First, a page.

Both of these are seemingly non-brainers nowadays. The internet is obviously constantly growing and changing, each millisecond of the day. Just with this very post, the internet is growing, however minutely. Page by page, post by post, unlecture notes by unlecture notes, the internet is growing all around us.

This is combined with the fact that we don’t link to things randomly (duh), but we link to pages that already have a lot of links to it, ones that are respected and already used, we employ preferential attachment. This, in a very basic way, is how a Google search works (I think).

These factors result in a power law distribution, due to this rich get richer phenomenon, with the creation of ‘hubs’ in the network, these big websites that dominate links and traffic on the internet.

This was the main point that I got out of the reading, primarily, the explanation for why, and how, the internet network is how it is.

The 80/20 Rule

The first reading for this week, ‘The 80/20 Rule’ by Albert-László Barabási, got into the nitty gritty aspect of networks on the internet, describing it in a scientific, very mathematical way. It took me a while to get my head around it, but with some useful examples, I think I kinda understand it.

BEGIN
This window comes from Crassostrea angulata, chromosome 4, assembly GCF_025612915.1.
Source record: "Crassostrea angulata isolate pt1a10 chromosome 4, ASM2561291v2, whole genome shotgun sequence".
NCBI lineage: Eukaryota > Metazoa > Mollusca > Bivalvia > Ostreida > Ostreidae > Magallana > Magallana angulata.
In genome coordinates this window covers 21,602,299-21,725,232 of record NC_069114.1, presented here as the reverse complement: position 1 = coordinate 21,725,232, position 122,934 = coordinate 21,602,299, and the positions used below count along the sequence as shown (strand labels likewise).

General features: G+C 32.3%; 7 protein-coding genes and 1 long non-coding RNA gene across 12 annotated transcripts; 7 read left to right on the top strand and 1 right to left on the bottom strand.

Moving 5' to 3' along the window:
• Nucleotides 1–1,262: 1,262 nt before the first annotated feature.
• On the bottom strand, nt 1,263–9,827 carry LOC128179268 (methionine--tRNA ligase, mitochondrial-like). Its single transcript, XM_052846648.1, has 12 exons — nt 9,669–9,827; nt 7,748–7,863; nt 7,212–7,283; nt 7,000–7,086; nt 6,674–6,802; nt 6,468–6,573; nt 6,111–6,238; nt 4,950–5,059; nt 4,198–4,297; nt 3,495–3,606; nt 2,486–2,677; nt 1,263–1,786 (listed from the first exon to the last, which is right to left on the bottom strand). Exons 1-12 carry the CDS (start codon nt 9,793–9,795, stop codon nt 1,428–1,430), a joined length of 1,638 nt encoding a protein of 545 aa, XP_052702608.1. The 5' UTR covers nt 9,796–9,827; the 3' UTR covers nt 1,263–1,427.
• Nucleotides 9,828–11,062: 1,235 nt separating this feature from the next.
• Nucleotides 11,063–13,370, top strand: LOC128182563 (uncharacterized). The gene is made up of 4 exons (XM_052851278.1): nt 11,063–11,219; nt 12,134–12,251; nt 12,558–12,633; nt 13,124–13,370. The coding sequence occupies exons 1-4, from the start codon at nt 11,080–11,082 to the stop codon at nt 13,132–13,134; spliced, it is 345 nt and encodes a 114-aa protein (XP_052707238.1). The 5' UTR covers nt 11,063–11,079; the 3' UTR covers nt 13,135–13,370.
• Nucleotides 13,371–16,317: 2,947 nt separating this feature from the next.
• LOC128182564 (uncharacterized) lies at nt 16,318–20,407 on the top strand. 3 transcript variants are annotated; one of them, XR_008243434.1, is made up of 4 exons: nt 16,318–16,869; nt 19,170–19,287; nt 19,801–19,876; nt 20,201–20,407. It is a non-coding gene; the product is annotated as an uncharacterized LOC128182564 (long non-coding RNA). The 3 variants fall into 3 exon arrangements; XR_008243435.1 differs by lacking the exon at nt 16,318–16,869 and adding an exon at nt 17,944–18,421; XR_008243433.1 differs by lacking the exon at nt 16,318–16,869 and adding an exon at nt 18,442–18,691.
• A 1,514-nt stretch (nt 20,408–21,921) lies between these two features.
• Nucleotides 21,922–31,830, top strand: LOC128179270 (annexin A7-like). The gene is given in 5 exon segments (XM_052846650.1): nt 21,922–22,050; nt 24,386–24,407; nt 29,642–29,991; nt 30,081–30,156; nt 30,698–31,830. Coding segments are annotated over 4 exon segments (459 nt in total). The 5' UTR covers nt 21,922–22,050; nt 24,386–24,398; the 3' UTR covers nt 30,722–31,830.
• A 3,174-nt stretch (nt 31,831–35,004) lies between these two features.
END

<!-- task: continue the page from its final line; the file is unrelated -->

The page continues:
It begins by describing this ‘80/20 Rule’, developed by Pareto when he was observing his garden. Pareto discovered that 80% of his peas were being produced by only 20% of the peapods, and then applied this to several other truisms, discovering that it is surprisingly accurate.

It states that in most cases, 4/5’s of our efforts will be mostly irrelevant, and this can approximated to the internet: 80% of links point to only around 15% of webpages.

Barabási then began to investigate the network behind the internet, and stated that he expected to find that they are connect randomly, but instead found that the distribution of links on various webpages followed a ‘power law’.

These power law distributions differ from random distributions as they don’t have a ‘peak’ and you can’t ascertain an average value from it. In a power law distribution, many small events coexist happily with a few large events; outliers are common, they aren’t really ‘outliers’.

Barabási describes this in terms of the internet by saying:

Millions of page creators work together in some magic way to generate a complex web that defies the random universe – collective action forces the degree distribution to evade the bell curve and to turn the web into a very peculiar network described by a power law.

I didn’t really ‘get’ this idea of a power law distribution under the example of maps.

The reading related a normal, random distribution to a roadmap, where the cities are the nodes and the highways connecting them are the links, it is a uniform network:

In contrast to this, a power law distribution is like an airline flight map, where the nodes are the airports, which are connected by direct flights between them. There are a few hubs, the major networks, but the vast majority of airports are tiny, appearing as nodes with at most a few links connecting them to other airports. In this map, the major networks are the likes of Sydney and Melbourne, where there are multiple links out to other airports, while smaller ones like Uluru only have two or three.